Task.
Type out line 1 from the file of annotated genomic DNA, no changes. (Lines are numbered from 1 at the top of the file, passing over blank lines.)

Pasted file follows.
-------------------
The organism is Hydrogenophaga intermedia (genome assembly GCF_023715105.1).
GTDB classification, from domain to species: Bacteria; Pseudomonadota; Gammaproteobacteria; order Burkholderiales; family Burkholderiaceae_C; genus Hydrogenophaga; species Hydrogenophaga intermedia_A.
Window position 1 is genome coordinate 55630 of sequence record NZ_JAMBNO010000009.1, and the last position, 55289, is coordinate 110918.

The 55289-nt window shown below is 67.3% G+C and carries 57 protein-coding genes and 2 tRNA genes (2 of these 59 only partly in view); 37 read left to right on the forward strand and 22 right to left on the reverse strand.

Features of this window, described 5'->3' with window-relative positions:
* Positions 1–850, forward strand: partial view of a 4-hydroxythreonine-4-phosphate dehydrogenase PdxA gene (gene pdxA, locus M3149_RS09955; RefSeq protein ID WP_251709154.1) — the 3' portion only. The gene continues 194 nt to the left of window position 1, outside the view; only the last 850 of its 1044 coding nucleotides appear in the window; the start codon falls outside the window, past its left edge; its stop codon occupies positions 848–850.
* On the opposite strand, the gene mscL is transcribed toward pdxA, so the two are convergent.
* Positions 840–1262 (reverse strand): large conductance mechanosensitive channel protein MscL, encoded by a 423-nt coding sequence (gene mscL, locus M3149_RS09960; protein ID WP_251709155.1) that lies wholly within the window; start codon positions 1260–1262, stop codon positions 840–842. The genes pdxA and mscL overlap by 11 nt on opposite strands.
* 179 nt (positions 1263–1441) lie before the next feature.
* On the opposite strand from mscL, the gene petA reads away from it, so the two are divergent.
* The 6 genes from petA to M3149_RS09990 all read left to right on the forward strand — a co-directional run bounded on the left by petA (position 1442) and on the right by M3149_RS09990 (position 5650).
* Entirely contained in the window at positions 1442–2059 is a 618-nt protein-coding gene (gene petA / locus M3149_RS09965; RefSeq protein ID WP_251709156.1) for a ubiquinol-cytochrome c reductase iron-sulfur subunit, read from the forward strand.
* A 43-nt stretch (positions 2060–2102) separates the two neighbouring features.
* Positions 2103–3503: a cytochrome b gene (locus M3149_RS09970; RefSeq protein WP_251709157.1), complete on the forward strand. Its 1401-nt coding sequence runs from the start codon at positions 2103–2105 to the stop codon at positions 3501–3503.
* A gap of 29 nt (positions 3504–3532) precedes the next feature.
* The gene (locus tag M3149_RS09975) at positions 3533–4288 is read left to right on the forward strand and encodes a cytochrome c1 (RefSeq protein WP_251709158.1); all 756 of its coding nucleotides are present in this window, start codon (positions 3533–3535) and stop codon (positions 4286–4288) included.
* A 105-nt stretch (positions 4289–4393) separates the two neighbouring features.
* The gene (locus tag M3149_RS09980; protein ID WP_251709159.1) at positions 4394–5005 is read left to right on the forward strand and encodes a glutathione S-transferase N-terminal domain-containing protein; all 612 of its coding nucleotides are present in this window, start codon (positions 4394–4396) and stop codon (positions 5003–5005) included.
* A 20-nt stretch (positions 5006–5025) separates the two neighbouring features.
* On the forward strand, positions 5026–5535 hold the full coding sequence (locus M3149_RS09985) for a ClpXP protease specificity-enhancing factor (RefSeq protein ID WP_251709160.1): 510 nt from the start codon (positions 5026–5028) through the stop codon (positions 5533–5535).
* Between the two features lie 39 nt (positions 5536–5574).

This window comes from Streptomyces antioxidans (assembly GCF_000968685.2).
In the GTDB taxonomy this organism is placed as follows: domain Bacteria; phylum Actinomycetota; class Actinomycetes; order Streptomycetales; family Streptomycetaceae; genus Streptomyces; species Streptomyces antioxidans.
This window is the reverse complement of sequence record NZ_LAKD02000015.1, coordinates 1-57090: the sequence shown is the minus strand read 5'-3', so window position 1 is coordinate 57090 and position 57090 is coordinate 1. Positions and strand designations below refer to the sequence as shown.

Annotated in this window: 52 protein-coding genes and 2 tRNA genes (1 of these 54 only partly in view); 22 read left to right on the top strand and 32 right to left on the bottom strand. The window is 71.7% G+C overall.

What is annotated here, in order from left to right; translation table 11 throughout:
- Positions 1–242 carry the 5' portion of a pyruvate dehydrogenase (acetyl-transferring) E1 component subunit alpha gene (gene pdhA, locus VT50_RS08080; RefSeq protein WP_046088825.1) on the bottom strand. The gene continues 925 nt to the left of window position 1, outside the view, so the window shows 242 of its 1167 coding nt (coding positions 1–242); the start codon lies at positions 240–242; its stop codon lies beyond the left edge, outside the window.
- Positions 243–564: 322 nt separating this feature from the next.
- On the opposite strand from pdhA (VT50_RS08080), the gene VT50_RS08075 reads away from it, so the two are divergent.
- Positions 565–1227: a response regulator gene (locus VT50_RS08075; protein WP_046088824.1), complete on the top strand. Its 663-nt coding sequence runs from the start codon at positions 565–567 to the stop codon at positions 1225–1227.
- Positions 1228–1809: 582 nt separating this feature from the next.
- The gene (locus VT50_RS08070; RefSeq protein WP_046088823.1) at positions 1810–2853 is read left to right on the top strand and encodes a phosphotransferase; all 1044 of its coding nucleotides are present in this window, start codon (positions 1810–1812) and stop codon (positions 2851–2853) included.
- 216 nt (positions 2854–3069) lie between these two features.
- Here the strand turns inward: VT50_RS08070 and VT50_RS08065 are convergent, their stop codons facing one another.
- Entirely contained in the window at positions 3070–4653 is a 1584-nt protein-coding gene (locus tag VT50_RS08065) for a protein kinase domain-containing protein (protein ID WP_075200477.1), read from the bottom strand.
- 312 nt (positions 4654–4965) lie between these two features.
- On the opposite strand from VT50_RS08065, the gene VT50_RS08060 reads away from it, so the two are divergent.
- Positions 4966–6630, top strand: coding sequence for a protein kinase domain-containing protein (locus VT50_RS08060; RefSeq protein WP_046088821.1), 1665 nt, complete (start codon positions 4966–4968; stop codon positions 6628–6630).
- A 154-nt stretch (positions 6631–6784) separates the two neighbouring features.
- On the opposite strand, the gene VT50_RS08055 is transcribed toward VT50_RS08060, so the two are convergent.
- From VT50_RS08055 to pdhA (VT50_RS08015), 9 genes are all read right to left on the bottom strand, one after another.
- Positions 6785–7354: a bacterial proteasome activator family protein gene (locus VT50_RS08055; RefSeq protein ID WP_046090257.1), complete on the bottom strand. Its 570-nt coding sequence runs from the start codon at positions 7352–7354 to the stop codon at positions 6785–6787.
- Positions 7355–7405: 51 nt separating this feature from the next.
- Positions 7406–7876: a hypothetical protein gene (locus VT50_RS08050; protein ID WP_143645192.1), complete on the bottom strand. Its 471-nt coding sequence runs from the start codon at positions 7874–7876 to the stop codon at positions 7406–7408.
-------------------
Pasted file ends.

The organism is Hydrogenophaga intermedia (genome assembly GCF_023715105.1).